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New Zealand Institute of Architects










Urgent home insulation upgrade must not be delayed

02 June 2022

“Living in damp, mouldy, poorly ventilated homes is making New Zealanders sick. In some cases it's killing us”, architect and Professional Practice Director Marcus Hogan wrote in June last year.

In the article, published by RNZ, Hogan urged the government to forge ahead with much needed updates to the Building Code, and pledged support for proposed changes, on behalf of Te Kāhui Whaihanga New Zealand Institute of Architects.  

The changes, agreed late last year, mean significantly increased insulation requirements in all homes approved after 2 November 2022. They play an urgent and important part in ensuring our homes are warm and healthy and are a positive step towards reducing the country’s greenhouse gas emissions.

"These changes will be critical to ensure the health, wellbeing and the environment for future generations and the country as a whole", the Ministry of Business, Innovation and Employment (MBIE’s) building performance and engineering manager wrote when they were first proposed.

The health and wellbeing of New Zealanders and the planet is why the Institute is today urging the Ministry to remain committed to its 2 November 2022 deadline for the implementation of these changes.

A further delay, as is currently proposed by MBIE, will mean new homes can be built with below-par insulation until May next year. In 2021, close to 49,000 homes were consented. If the trend continues, and the deadline is extended, could we see that number of new homes built before insulation requirements change?

We believe that an extension of this deadline is a simple transfer of costs. Rather than absorbing the cost of building new homes that are healthier and more sustainable, it will place the burden on future generations grappling with climate change.

It will also burden our already strained public health system. Last year, a study estimated that damp or mouldy housing conditions and associated hospitalisations cost the health system approximately $141 million.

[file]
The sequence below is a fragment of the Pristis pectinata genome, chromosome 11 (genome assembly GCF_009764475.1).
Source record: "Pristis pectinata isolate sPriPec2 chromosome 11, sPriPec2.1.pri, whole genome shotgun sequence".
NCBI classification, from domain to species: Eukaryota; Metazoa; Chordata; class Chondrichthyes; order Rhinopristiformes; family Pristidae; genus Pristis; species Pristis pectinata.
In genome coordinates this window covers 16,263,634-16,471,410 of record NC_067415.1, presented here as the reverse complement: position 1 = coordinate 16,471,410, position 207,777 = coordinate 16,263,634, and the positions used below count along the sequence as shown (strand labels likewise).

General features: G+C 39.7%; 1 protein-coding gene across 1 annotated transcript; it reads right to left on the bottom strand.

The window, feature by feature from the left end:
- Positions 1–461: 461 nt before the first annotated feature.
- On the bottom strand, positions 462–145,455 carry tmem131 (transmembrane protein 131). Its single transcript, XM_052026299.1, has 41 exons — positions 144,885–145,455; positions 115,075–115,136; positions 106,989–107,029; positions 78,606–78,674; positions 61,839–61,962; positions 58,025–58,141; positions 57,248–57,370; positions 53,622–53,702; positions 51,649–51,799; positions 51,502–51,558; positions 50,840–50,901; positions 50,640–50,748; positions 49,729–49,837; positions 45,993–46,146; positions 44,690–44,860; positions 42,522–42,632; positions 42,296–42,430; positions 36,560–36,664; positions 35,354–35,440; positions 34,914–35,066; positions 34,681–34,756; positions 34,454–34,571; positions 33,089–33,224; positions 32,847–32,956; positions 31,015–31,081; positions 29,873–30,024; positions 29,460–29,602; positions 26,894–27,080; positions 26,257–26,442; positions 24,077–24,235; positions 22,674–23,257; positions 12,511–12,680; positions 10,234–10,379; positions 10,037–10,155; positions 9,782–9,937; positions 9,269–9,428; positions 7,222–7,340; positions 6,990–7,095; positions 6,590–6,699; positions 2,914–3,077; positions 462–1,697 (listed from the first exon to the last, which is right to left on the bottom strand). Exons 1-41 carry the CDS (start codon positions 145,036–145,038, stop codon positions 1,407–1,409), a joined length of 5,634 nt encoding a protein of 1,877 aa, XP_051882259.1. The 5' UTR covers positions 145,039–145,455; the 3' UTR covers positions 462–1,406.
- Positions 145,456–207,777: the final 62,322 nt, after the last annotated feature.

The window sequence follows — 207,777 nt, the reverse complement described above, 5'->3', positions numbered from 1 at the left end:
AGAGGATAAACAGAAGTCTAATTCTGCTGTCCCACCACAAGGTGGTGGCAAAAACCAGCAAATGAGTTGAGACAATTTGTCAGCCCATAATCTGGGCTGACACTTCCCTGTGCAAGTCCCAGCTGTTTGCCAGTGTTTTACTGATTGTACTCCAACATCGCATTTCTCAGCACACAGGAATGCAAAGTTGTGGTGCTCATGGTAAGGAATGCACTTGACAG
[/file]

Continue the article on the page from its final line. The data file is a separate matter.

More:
In a country where 40 percent of houses are damp and mouldy, and 60 percent of children live in homes with temperatures and humidity levels outside the World Health Organization’s recommended range, further delays to the Building Code update should not be an option.

Pressures on the construction industry from increasing demand and supply chain issues is no excuse to defer our responsibility to reduce emissions and increase wellbeing by making our homes warmer, drier and more affordable to heat. The industry has proved in the last two years that it can quickly adapt to change. Changes to the Building Code are no exception.

Until these changes come into effect – whether it be in November or May next year - the industry can design and build homes that are well above the minimum requirements of the Building Code.

The Institute has encouraged architects to challenge the status quo by doing just this – and many members have done so for years, demonstrating leadership, and promoting the health and environmental benefits of more energy efficient homes.

But to trigger real change, the whole industry must be on board. That is why the Institute strongly opposes any extension to the transition period for Acceptable Solution H1/AS1 and Verification Method H1/VM1 Fifth Editions for housing.